NINEVEH PLAINS, Iraq — Six years after he emigrated from Nineveh Plains in northern Iraq to Rome, fleeing the advances of the Islamic State, Father Karam Shamasha returned to his hometown Syriac-Chaldean town of Telsquf.
“Our presence in this country is not only religious, it is also educational,” said Father Shamasha upon his return. “We have the task of creating a peaceful atmosphere in this country, and proving our faith, love and serenity, that there are ways to live beyond violence and war.”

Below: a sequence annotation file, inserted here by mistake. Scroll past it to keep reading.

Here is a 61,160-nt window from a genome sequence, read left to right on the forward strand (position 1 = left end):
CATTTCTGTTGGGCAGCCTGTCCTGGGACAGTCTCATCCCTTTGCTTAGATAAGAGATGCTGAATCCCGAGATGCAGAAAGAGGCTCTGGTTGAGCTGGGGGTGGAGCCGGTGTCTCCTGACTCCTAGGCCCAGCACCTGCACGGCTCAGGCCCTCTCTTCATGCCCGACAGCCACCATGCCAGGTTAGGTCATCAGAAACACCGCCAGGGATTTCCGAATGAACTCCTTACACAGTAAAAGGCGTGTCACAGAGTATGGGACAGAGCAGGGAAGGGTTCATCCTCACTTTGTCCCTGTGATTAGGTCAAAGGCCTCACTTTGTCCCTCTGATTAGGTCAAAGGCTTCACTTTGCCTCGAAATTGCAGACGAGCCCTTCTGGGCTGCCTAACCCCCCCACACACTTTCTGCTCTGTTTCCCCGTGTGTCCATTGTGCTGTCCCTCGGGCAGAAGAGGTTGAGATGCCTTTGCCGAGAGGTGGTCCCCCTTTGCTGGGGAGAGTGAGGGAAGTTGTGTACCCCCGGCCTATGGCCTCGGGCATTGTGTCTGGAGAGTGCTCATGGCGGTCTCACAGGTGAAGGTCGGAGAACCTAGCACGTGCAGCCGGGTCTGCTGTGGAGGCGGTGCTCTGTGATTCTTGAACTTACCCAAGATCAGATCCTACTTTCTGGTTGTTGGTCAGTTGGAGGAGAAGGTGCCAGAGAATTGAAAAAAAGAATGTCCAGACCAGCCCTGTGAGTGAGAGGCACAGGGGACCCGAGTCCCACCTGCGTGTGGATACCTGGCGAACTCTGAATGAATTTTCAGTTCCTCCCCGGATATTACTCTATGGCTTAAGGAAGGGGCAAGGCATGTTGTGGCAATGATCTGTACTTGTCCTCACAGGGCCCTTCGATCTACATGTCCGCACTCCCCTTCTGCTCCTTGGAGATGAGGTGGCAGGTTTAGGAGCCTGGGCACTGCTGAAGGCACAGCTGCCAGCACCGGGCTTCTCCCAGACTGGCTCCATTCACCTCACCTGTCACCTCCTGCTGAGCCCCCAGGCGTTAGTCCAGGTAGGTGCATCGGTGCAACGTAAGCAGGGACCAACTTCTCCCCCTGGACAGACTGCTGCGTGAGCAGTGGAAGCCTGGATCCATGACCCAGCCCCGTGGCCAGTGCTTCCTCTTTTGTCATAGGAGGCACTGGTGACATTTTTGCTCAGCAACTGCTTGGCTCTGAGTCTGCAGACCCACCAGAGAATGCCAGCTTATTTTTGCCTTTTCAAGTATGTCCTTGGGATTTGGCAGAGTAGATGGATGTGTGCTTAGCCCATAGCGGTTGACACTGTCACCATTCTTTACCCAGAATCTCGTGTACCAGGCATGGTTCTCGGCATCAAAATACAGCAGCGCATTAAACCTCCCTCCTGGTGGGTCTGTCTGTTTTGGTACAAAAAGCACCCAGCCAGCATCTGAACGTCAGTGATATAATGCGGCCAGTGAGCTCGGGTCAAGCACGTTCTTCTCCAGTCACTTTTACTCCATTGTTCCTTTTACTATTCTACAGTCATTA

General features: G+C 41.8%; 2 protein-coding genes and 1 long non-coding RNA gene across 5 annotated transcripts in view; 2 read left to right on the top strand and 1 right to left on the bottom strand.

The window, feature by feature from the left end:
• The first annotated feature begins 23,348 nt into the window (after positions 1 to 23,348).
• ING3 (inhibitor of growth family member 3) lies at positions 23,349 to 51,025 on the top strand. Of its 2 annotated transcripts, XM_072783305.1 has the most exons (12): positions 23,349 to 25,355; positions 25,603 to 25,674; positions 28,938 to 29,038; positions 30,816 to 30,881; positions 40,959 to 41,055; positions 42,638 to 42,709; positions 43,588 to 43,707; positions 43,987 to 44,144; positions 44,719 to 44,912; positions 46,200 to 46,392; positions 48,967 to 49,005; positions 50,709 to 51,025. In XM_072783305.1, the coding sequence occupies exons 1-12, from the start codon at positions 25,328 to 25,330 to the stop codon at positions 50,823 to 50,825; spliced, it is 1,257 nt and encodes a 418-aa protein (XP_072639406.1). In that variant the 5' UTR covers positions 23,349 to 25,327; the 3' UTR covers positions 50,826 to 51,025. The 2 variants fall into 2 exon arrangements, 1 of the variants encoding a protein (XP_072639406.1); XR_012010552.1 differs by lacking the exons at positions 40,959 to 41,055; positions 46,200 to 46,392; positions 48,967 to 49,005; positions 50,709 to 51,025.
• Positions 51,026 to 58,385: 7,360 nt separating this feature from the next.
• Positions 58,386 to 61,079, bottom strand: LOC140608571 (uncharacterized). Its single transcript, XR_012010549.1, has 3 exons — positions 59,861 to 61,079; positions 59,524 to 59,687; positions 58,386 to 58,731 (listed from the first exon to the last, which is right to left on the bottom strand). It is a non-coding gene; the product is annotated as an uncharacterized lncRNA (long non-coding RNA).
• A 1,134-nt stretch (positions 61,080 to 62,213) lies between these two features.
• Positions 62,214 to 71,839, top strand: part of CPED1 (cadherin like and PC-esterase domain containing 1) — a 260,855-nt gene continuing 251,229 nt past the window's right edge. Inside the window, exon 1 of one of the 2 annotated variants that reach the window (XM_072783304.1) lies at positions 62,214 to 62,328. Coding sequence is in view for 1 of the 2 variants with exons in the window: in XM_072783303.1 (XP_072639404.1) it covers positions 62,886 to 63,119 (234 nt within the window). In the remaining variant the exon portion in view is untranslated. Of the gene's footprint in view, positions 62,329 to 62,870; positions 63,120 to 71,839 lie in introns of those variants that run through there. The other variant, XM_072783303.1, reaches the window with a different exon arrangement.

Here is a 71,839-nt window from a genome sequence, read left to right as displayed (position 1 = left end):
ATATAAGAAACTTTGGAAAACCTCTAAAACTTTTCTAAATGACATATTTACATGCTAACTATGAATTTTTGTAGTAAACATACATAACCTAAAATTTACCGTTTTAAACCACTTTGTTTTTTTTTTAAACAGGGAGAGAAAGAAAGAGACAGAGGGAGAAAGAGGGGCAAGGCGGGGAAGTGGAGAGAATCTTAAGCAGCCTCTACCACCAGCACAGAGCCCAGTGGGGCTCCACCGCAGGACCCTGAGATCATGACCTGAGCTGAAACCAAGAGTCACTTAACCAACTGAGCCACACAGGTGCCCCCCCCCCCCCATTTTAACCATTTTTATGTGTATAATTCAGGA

Earlier this week, Father Shamasha discussed the challenges Christians still face in their ancestral homeland. “ISIS has not disappeared,” he said, “we have many problems including religious problems, because the mentality has not yet been eliminated.”
Father Shamasha also urged Christians in the West not to take religious freedom for granted, noting that when believers in Iraq hear of terrorist attacks in countries such as France or Austria, they are panicking because if they happen in countries with strong governments and laws, what is left for countries facing political instability.